Title: A Christmas Carol, The Chimes, and The Cricket on the Hearth
Author: Charles Dickens
Pages: 304 pages
Genre: Classic, Christmas
Generations of readers have been enchanted by Dickens’s A Christmas Carol—the most cheerful ghost story ever written, and the unforgettable tale of Ebenezer Scrooge’s moral regeneration. Written in just a few weeks, A Christmas Carol famously recounts the plight of Bob Cratchit, whose family finds joy even in poverty, and the transformation of his miserly boss Scrooge as he is visited by the ghosts of Christmas past, present, and future.
From Scrooge’s “Bah!” and “Humbug!” to Tiny Tim’s “God bless us every one!” A Christmas Carol shines with warmth, decency, kindness, humility, and the value of the holidays. But beneath its sentimental surface, A Christmas Carol offers another of Dickens’s sharply critical portraits of a brutal society, and an inspiring celebration of the possibility of spiritual, psychological, and social change.
This new volume collects Dickens’s three most renowned “Christmas Books,” including The Chimes, a New Year’s tale, and The Cricket on the Hearth, whose eponymous creature remains silent during sorrow and chirps amid happiness.
Reason that I read this book: I read it for a couple of Christmas reading challenges and for a reading challenge on Goodreads. I also read it because it was the Christmas season and I wanted to read something with a Christmas theme.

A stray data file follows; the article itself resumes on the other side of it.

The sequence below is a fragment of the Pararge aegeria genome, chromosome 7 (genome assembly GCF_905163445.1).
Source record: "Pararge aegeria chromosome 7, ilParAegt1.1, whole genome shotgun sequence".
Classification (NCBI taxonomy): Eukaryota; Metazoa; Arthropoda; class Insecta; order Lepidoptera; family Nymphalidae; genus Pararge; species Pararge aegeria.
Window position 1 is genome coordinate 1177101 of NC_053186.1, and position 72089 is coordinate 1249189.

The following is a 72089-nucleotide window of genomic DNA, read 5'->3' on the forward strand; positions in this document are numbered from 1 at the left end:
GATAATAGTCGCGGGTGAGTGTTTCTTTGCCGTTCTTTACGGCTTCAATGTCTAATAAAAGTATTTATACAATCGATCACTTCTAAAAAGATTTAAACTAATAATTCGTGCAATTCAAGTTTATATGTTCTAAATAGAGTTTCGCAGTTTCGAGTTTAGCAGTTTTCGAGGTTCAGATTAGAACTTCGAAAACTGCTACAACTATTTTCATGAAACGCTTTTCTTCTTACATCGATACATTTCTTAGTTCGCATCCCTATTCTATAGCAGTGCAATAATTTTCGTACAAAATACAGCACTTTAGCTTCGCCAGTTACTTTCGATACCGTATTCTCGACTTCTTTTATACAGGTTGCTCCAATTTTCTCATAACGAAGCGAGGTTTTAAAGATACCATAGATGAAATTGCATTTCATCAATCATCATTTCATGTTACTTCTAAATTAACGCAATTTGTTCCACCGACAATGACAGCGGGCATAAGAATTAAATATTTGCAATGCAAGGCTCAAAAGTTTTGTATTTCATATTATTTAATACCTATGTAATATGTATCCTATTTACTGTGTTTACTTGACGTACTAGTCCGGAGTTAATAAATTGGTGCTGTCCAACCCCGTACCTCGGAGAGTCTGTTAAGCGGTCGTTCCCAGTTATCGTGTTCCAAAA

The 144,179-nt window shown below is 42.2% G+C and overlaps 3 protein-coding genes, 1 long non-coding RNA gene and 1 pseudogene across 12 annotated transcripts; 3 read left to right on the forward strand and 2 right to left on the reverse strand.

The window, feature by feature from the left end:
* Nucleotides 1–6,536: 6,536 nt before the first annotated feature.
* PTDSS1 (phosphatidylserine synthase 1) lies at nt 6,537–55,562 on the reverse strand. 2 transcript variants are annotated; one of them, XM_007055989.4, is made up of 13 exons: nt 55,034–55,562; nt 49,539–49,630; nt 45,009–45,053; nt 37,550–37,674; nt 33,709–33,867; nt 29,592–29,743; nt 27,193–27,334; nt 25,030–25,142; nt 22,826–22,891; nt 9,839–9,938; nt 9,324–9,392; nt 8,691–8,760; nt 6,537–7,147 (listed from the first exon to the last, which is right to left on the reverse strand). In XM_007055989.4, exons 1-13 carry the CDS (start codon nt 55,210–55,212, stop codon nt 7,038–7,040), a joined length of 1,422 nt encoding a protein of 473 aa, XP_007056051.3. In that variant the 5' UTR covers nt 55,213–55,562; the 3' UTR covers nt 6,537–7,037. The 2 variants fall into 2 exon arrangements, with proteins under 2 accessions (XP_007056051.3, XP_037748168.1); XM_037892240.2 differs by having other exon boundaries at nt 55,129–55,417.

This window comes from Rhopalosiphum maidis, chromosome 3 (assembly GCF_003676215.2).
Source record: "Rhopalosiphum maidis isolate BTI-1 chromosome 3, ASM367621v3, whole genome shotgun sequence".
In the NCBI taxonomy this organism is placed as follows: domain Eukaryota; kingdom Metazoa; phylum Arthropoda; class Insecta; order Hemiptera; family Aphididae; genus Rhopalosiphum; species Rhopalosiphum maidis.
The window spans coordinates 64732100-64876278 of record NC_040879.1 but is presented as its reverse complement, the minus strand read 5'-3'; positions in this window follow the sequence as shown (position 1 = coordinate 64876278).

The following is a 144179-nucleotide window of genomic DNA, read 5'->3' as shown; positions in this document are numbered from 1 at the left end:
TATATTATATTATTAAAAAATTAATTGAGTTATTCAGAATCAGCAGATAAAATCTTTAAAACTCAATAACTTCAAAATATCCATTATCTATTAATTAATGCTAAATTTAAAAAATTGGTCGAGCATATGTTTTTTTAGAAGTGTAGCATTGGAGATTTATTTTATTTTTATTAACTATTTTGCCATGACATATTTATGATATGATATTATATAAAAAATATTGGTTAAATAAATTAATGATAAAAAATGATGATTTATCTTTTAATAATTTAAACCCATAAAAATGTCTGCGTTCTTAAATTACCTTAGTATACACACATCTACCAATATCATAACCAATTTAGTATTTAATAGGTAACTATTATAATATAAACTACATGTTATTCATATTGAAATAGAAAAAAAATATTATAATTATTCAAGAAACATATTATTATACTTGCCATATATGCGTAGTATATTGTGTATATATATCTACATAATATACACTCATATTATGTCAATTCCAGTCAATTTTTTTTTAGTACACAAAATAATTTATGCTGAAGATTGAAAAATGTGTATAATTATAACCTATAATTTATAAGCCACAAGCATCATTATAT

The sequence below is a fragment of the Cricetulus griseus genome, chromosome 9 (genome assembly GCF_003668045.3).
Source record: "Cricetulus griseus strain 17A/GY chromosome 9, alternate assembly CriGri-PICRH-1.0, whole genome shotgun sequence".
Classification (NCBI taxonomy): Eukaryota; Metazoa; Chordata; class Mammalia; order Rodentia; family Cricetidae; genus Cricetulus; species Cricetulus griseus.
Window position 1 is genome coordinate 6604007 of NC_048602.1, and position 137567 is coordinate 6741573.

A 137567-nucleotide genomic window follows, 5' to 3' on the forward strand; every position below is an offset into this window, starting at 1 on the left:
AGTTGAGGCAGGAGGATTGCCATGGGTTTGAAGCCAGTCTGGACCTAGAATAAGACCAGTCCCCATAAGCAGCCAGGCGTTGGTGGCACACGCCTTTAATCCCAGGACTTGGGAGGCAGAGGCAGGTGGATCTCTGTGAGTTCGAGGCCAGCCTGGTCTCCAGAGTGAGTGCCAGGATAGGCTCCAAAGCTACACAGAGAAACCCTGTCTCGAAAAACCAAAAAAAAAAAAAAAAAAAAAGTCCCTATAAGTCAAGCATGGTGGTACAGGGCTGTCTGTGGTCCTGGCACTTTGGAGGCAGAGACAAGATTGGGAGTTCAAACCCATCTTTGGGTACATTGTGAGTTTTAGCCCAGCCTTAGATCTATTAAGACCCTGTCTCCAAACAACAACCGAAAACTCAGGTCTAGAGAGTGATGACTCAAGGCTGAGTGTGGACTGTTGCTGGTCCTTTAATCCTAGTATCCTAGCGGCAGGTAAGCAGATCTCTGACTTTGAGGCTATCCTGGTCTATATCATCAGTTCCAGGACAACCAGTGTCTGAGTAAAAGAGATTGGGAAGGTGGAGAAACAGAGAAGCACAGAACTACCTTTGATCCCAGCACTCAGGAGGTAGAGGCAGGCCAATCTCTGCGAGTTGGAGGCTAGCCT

Thoughts: Overall, it is a very good collection of three of the five Christmas stories that Dickens wrote over a 5 or 6 year period in the 1840s. I really enjoyed the first and the final stories, but for some reason the middle story didn’t really capture my imagination. Not that it is a wonderful story, but I just felt that The Chimes dragged a little bit and didn’t seem to have the same sort of vibe that A Christmas Carol had. I suppose it doesn’t help that The Chimes isn’t as well known as A Christmas Carol and the expectations were probably higher than I had for The Cricket on the Hearth.
Bottom Line: Overall, it is a good overview of 3 of the 5 Christmas stories and while it does include A Christmas Carol, which is important, I just felt that the expectations of the final stories were probably a little too high and that the writing for the second Christmas story wasn’t exactly what I was expecting and the final story was nice and light and shorter than the previous two stories.